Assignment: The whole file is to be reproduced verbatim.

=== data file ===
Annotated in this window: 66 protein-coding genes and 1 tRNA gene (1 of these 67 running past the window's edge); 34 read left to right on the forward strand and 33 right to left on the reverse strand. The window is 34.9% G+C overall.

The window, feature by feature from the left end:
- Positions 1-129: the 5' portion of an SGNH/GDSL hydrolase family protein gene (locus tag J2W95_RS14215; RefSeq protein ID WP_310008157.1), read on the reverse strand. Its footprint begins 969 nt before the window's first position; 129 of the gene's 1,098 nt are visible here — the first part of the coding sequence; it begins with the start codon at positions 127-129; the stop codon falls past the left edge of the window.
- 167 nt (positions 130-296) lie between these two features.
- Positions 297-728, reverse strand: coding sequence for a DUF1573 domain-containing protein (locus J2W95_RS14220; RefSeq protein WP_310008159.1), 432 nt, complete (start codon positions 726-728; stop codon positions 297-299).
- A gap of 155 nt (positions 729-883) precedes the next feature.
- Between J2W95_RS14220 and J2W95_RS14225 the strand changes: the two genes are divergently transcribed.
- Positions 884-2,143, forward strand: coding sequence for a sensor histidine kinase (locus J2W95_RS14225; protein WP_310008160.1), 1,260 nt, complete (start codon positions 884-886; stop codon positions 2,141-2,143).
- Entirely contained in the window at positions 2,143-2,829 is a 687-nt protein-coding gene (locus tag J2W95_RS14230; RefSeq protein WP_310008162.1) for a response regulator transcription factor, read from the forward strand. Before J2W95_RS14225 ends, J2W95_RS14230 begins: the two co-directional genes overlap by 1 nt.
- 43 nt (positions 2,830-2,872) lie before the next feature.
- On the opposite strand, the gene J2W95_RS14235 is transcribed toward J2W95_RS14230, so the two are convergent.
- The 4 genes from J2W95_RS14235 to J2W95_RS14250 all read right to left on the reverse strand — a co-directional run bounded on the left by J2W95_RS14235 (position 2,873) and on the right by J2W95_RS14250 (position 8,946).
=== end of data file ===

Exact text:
Annotated in this window: 66 protein-coding genes and 1 tRNA gene (1 of these 67 running past the window's edge); 34 read left to right on the forward strand and 33 right to left on the reverse strand. The window is 34.9% G+C overall.

The window, feature by feature from the left end:
- Positions 1-129: the 5' portion of an SGNH/GDSL hydrolase family protein gene (locus tag J2W95_RS14215; RefSeq protein ID WP_310008157.1), read on the reverse strand. Its footprint begins 969 nt before the window's first position; 129 of the gene's 1,098 nt are visible here — the first part of the coding sequence; it begins with the start codon at positions 127-129; the stop codon falls past the left edge of the window.
- 167 nt (positions 130-296) lie between these two features.
- Positions 297-728, reverse strand: coding sequence for a DUF1573 domain-containing protein (locus J2W95_RS14220; RefSeq protein WP_310008159.1), 432 nt, complete (start codon positions 726-728; stop codon positions 297-299).
- A gap of 155 nt (positions 729-883) precedes the next feature.
- Between J2W95_RS14220 and J2W95_RS14225 the strand changes: the two genes are divergently transcribed.
- Positions 884-2,143, forward strand: coding sequence for a sensor histidine kinase (locus J2W95_RS14225; protein WP_310008160.1), 1,260 nt, complete (start codon positions 884-886; stop codon positions 2,141-2,143).
- Entirely contained in the window at positions 2,143-2,829 is a 687-nt protein-coding gene (locus tag J2W95_RS14230; RefSeq protein WP_310008162.1) for a response regulator transcription factor, read from the forward strand. Before J2W95_RS14225 ends, J2W95_RS14230 begins: the two co-directional genes overlap by 1 nt.
- 43 nt (positions 2,830-2,872) lie before the next feature.
- On the opposite strand, the gene J2W95_RS14235 is transcribed toward J2W95_RS14230, so the two are convergent.
- The 4 genes from J2W95_RS14235 to J2W95_RS14250 all read right to left on the reverse strand — a co-directional run bounded on the left by J2W95_RS14235 (position 2,873) and on the right by J2W95_RS14250 (position 8,946).